Concept: Oncolytic virus
- Translational research : the journal of laboratory and clinical medicine
- Published over 5 years ago
The field of oncolytic virus therapy, the use of live, replicating viruses for the treatment of cancer, has expanded rapidly over the past decade. Preclinical models have clearly demonstrated anticancer activity against a number of different cancer types. Several agents have entered clinical trials and promising results have led to late stage clinical development for some viruses. The early clinical trials have demonstrated that oncolytic viruses by themselves have potential to result in tumor regression. Engineering of viruses to express novel genes have also led to the use of these vectors as a novel form of gene therapy. As a result, interest in oncolytic virus therapy has gained traction. The following review will focus on the first wave of clinical translation of oncolytic virus therapy, what has been learned so far, and potential challenges ahead for advancing the field.
With the recent regulatory approval of Talimogene laherparepvec (T-VEC) for the treatment of advanced of melanoma in the United States, Europe and Australia, oncolytic virus immunotherapy has earned its place in the clinic. However, the adoption of T-VEC by the U.S. oncology community has been slow, and so far has been largely limited to specialized cancer centers. Limiting factors include the intratumoral route of administration, which is unfamiliar to medical oncologists, biosafety concerns related to the use of a live virus in the clinic, and the explosion of other therapeutic strategies now available for the treatment of advanced melanoma. Herein, we review the development of T-VEC, and suggest how it fits into the in the current clinical treatment paradigm, and provide pearls for drug preparation, administration, and monitoring of response to therapy.
Oncolytic virus (OV) therapy is an emerging anti-cancer approach that utilizes viruses to preferentially infect and kill cancer cells, while not harming healthy cells. Vesicular stomatitis virus (VSV) is a prototypic non-segmented, negative-strand RNA virus with inherent OV qualities. Antiviral responses induced by type I interferon pathways are believed to be impaired in most cancer cells, making them more susceptible to VSV than normal cells. Several other factors make VSV a promising OV candidate for clinical use, including its well-studied biology, a small, easily manipulated genome, relative independence of a receptor or cell cycle, cytoplasmic replication without risk of host-cell transformation, and lack of pre-existing immunity in humans. Moreover, various VSV-based recombinant viruses have been engineered via reverse genetics to improve oncoselectivity, safety, oncotoxicity and stimulation of tumour-specific immunity. Alternative delivery methods are also being studied to minimize premature immune clearance of VSV. OV treatment as a monotherapy is being explored, although many studies have employed VSV in combination with radiotherapy, chemotherapy or other OVs. Preclinical studies with various cancers have demonstrated that VSV is a promising OV; as a result, a human clinical trial using VSV is currently in progress.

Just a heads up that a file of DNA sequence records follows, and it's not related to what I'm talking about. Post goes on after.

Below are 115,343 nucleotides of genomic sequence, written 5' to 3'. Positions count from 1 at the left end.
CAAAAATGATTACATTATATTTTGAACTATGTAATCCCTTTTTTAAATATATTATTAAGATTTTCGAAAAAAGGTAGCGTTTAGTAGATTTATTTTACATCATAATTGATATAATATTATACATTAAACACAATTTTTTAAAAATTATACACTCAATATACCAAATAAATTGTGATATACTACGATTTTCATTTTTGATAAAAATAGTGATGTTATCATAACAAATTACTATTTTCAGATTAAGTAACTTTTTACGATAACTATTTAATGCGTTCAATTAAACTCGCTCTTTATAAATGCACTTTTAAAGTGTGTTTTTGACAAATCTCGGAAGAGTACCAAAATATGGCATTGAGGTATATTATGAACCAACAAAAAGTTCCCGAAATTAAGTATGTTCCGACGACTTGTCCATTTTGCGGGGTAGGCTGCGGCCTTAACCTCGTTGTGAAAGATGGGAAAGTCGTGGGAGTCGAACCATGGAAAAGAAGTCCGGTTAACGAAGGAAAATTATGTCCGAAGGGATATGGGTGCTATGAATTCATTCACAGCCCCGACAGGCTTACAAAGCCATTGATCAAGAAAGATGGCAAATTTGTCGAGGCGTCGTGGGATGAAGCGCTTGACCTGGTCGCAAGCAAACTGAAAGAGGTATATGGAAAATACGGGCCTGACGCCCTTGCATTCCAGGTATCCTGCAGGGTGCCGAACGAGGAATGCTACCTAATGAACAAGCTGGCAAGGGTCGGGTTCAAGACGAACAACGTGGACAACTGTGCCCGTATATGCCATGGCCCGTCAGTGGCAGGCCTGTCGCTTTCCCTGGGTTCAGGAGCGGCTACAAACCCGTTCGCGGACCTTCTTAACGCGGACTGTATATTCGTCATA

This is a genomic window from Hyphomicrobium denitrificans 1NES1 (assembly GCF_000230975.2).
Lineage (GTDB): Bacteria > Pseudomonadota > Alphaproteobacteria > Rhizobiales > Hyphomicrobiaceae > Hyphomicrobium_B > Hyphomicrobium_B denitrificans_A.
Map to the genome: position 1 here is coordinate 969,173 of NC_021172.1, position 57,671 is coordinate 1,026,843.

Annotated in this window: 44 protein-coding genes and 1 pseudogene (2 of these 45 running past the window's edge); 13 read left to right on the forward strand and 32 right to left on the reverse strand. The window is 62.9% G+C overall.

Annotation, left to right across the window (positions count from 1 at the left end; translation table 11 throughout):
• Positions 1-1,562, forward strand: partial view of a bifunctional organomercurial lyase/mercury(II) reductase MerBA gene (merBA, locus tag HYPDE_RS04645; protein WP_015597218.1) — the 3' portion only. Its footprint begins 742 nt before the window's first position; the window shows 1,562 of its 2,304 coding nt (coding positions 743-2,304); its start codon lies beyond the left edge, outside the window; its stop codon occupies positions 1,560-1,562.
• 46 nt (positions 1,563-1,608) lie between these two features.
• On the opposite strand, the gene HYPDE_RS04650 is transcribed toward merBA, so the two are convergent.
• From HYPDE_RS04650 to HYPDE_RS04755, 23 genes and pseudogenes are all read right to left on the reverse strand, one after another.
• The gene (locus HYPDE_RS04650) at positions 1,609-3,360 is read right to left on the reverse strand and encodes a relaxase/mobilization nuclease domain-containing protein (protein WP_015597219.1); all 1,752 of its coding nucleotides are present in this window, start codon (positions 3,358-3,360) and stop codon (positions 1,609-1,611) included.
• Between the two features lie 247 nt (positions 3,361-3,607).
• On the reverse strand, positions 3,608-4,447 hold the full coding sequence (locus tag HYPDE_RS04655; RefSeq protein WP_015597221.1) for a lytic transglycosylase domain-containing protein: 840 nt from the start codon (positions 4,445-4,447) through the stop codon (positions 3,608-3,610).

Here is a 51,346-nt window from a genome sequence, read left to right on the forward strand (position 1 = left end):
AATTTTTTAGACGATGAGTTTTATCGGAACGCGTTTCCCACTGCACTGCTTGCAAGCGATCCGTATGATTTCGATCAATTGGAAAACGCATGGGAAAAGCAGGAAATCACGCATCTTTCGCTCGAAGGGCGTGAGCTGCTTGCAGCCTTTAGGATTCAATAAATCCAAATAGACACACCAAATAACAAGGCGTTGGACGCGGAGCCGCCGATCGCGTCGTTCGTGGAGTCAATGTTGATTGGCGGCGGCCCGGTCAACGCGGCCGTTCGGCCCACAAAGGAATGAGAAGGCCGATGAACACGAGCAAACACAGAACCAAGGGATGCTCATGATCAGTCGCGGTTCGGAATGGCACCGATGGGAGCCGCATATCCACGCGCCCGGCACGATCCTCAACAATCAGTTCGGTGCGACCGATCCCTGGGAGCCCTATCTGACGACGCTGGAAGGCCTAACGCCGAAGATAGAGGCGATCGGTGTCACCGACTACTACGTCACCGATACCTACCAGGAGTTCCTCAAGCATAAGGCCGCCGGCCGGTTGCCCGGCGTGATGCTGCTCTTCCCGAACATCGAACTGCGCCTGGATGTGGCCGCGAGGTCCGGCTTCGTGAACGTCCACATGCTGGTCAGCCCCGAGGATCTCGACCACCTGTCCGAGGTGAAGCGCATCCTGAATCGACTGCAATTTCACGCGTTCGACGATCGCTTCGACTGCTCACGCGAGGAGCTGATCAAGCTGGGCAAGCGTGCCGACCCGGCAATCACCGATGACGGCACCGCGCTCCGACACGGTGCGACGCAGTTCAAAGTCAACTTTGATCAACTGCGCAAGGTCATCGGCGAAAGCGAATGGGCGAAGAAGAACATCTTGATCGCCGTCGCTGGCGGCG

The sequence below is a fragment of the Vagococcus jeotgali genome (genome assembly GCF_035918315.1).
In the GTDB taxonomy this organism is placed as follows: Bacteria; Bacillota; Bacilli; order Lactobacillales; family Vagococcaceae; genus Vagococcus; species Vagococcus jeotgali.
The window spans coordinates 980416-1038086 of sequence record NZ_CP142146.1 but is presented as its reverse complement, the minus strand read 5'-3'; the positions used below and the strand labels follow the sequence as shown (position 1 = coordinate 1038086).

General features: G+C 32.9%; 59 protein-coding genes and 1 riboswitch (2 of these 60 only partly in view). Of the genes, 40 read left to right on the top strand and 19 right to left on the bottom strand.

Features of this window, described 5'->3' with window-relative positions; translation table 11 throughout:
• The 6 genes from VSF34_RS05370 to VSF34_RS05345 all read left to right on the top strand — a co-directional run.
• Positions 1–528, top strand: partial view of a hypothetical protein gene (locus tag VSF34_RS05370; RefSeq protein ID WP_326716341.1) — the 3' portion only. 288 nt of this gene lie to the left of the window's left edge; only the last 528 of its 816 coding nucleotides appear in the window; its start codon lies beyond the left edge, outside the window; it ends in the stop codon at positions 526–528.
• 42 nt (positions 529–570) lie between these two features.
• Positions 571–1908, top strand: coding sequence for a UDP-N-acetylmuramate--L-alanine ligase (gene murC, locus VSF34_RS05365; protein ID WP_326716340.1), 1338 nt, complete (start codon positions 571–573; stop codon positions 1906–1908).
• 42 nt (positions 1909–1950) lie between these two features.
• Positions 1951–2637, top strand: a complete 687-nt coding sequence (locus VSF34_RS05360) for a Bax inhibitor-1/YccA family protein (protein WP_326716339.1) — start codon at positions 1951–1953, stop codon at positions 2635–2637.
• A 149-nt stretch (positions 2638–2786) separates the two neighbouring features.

Functional genomic screening has emerged as a powerful approach for understanding complex biological phenomena. Of the available tools, genome-wide RNA interference (RNAi) technology is unquestionably the most incisive, as it directly probes gene function. Recent applications of RNAi screening have been impressive. Notable amongst these are its use in elucidated mechanism(s) for signal transduction, various aspects of cell biology, tumourigenesis and metastasis, resistance to cancer therapeutics, and the host’s response to a pathogen. Herein we discuss how recent RNAi screening efforts have helped turn our attention to the targetability of non-oncogene support pathways for cancer treatment, with a particular focus on a recent study that identified a non-oncogene addiction to the ER stress response as a synergist target for oncolytic virus therapy (OVT). Moreover, we give our thoughts on the future of RNAi screening as a tool to enhance OVT and describe recent technical improvements that are poised to make genome-scale RNAi experiments more sensitive, less noisy, more applicable in vivo, and more easily validated in clinically relevant animal models.British Journal of Cancer advance online publication, 20 November 2012; doi:10.1038/bjc.2012.467www.bjcancer.com.